In a time not that long ago in college football, the staffs of winning college football programs did not have that much change or turnover.
At successful programs, there was often coaching stability. In a different era, you knew that Bo Schembechler was at Michigan, Woody Hayes at Ohio State, Bear Bryant at Alabama and John McKay at USC. . Even coaches that did not win national championships had long tenures such as Grant Teaff at Baylor, Tommy Prothro at UCLA and Shug Jordan at Auburn.
When Don Nehlen was the head coach at West Virginia from 1980-99, he was there so long that many fans knew the names of much of the staff. Names such as Steve Dunlap, Dwight Wallace, Doc Holliday, Bill Kirelawich and others were long-time fixtures in Morgantown and they stayed with their head coach for long periods of time.
In recent years, college football still had that with Bobby Bowden at Florida State and Joe Paterno at Penn State. But, now with the passing of Paterno we have probably seen the last of that type of coaching staff.
In 1966 when Paterno took over for Rip Engle he had assistant coaches on his staff that he inherited who had been at Penn State for 20 years or longer. Names such as Jim O’Hora, J. T. White, Tor Toretti, Bob Phillips, and others. During Paterno’s tenure he had a second group of assistants that also stayed for long term tenures of 25 years or more. Among those names were many who coached against WVU such as Fran Ganter, Bill Kenney, Tom Bradley, Jerry Sandusky, Dick Anderson, JIm Williams and Joe Sarra.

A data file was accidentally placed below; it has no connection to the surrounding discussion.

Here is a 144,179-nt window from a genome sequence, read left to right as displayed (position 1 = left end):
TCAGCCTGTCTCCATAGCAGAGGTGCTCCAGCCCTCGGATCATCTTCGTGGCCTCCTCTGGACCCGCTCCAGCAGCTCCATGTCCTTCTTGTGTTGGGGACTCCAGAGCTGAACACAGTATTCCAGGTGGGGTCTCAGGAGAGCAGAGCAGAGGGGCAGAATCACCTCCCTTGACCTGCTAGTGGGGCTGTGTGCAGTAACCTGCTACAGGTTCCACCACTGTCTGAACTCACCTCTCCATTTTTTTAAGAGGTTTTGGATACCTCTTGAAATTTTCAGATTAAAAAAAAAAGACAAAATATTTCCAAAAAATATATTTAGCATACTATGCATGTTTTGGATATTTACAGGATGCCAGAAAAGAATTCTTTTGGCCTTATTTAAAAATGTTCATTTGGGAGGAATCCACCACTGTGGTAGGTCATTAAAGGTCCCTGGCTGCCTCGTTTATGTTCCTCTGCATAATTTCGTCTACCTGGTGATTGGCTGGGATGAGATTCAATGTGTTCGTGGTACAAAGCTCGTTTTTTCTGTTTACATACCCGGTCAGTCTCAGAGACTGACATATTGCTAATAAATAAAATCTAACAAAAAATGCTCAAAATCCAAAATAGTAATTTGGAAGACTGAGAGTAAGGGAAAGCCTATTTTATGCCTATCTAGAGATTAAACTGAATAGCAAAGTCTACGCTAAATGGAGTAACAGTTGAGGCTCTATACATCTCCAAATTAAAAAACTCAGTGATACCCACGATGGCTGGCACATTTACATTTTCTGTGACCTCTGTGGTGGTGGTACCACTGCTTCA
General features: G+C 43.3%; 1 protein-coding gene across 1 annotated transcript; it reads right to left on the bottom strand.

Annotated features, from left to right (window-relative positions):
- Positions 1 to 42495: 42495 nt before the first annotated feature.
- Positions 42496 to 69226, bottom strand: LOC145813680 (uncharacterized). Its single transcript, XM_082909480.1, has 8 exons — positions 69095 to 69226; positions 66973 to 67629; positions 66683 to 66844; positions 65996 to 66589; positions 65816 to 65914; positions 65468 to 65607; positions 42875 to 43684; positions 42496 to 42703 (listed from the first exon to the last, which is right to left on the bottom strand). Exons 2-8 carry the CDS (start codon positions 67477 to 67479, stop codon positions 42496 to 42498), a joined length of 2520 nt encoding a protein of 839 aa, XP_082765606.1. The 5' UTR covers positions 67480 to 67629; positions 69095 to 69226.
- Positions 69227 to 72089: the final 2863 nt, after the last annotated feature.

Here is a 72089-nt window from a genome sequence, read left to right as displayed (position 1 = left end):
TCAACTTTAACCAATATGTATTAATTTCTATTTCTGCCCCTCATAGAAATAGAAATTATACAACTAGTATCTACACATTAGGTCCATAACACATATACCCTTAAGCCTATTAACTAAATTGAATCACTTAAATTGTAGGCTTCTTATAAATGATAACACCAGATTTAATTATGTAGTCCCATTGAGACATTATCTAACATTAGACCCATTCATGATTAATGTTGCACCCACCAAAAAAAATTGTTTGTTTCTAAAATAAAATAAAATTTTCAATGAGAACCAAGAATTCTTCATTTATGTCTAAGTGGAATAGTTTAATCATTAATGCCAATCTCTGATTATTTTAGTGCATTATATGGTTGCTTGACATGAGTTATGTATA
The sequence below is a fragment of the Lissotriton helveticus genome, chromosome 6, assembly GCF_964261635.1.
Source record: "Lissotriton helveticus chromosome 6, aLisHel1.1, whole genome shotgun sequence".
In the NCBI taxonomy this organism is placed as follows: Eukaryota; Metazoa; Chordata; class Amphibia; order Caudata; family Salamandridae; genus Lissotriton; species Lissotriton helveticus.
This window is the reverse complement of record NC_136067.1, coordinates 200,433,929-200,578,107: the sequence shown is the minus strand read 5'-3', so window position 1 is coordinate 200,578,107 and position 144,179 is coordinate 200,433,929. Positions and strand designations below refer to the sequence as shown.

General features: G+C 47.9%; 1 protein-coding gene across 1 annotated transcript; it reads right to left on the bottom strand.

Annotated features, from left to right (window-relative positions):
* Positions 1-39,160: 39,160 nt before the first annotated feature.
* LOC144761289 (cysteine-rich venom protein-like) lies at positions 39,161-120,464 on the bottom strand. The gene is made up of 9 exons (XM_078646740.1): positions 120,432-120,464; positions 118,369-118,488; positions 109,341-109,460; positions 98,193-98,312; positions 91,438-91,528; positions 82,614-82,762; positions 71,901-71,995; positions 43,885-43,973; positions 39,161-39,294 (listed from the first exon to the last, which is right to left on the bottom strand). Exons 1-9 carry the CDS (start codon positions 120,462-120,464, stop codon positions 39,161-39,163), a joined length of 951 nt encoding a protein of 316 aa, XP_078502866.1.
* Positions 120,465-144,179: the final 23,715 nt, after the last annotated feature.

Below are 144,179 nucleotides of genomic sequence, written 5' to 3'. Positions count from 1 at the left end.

Now that long term head coaches such as Nehlen, Paterno, Bobby Bowden and others are no longer coaching, we will probably never see coaches in jobs again for extended periods of time. With the wall to all media coverage and the advent of social media, it is just too hard to do. As a result, we will not see assistant coaches staying in positions for long periods of time either.
Even if coaches do stay in one place and win plenty of games and national titles, the assistant coaching staffs still tend to turn over in this era of college football.
Mack Brown of Texas made made coaching chances last winter. Alabama’s Nick Saban seems to lose two or three good assistant coaches every season..Oklahoma’s Bob Stoops made a coordinator change in the off-season.
More and more coaches are on the move. For many, it is a way to move up. Many assistant coaches now take jobs in schools where they have no personal or georgraphic ties. Thus, they don’t stay long.
Fans at places such as WVU, Penn State, Ohio State, Florida State and others will have to get used to watching the revolving door that is now, more of a part than ever, of coaching college football.